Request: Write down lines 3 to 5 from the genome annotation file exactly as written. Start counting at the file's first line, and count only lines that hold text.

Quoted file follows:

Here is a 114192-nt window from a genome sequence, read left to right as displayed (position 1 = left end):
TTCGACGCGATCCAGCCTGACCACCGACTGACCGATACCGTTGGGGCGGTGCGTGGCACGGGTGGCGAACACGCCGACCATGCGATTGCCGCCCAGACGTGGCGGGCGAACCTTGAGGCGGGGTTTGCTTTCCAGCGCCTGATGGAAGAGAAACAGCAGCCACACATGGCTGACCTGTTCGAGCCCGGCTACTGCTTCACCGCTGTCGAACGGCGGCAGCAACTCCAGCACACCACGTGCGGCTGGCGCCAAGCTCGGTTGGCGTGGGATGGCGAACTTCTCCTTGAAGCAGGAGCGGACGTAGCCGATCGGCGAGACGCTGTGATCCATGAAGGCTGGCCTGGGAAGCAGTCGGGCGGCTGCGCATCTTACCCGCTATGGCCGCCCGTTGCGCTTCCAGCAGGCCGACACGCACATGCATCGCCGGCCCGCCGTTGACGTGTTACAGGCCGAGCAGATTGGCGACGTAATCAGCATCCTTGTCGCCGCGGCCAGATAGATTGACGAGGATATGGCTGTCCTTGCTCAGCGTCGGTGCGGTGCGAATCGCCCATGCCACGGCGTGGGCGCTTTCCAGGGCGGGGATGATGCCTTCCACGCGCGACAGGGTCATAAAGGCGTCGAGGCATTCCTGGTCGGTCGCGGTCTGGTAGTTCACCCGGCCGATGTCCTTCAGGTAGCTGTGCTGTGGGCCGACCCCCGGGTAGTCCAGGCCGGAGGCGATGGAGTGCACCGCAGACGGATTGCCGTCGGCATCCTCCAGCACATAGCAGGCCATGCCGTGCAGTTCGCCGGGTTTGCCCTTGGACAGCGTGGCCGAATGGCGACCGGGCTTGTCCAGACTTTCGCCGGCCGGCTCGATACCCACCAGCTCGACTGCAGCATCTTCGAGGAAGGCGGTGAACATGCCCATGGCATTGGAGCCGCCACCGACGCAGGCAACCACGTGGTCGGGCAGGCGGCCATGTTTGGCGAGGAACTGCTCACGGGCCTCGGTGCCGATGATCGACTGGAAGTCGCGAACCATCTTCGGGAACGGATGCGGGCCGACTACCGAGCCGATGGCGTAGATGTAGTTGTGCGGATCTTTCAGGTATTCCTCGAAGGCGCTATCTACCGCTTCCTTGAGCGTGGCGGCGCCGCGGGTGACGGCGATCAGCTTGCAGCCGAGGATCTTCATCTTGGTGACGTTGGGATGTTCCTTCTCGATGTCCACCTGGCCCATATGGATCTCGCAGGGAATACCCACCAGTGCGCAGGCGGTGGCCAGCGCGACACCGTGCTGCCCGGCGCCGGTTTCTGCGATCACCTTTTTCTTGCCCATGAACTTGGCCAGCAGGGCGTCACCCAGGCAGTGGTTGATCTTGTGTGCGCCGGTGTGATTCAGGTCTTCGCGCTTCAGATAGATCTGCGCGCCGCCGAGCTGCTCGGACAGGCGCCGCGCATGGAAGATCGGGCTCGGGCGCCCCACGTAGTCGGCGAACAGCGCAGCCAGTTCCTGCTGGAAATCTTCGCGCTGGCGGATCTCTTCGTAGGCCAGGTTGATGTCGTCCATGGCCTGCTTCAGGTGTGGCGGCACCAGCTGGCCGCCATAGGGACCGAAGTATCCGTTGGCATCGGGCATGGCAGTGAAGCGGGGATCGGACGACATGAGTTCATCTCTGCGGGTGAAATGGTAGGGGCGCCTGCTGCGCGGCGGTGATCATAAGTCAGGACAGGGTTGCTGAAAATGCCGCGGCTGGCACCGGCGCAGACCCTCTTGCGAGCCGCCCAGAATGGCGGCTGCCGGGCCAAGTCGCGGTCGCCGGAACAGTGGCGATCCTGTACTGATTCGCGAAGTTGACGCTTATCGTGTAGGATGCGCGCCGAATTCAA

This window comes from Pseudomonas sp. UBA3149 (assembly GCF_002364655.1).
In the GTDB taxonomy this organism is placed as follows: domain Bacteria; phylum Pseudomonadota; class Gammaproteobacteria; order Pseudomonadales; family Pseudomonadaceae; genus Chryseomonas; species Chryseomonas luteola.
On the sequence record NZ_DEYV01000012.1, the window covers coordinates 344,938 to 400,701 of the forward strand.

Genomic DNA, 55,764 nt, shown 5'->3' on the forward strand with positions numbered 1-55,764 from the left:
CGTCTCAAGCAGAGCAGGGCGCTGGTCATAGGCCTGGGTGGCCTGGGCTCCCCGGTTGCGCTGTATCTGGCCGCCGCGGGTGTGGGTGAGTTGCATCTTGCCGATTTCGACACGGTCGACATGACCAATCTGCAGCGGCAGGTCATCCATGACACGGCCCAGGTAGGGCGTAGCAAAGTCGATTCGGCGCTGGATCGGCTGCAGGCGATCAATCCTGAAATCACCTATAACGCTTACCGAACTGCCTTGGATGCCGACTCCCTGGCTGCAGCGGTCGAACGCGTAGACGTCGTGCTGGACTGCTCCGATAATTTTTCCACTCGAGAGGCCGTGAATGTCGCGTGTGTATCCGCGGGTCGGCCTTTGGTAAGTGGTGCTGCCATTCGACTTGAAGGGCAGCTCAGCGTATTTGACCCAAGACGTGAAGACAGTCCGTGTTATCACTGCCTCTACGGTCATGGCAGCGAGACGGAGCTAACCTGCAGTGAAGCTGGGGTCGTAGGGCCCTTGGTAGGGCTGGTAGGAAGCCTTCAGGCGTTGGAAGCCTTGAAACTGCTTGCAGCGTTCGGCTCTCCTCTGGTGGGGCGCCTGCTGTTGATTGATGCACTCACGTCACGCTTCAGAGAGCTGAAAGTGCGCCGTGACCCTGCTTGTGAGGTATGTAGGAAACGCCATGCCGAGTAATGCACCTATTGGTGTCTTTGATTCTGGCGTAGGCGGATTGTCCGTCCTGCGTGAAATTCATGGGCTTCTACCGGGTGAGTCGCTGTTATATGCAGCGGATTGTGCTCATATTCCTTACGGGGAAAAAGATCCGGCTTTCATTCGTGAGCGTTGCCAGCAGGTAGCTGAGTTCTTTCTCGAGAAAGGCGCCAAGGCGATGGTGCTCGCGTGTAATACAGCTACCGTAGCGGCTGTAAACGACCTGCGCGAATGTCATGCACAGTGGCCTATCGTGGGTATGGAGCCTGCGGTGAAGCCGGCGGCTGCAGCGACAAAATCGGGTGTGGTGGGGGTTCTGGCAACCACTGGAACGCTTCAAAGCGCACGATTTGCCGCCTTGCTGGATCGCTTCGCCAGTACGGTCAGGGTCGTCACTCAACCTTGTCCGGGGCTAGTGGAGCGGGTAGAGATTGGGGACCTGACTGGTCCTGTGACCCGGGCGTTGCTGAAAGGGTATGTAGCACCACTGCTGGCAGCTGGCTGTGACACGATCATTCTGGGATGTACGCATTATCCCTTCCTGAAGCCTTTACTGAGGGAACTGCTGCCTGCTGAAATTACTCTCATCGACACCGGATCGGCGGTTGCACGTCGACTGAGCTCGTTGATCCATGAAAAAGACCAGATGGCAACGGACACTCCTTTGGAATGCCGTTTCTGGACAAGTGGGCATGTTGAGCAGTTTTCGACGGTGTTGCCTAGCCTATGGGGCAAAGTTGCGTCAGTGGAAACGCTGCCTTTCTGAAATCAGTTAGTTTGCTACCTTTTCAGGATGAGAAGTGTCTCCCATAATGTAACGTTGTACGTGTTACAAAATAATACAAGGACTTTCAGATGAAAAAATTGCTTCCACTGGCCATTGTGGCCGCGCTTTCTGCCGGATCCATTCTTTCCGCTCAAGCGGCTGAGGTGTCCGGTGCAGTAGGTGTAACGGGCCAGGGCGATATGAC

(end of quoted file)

This window comes from Pseudomonas sp. UBA3149 (assembly GCF_002364655.1).
In the GTDB taxonomy this organism is placed as follows: domain Bacteria; phylum Pseudomonadota; class Gammaproteobacteria; order Pseudomonadales; family Pseudomonadaceae; genus Chryseomonas; species Chryseomonas luteola.
On the sequence record NZ_DEYV01000012.1, the window covers coordinates 344,938 to 400,701 of the forward strand.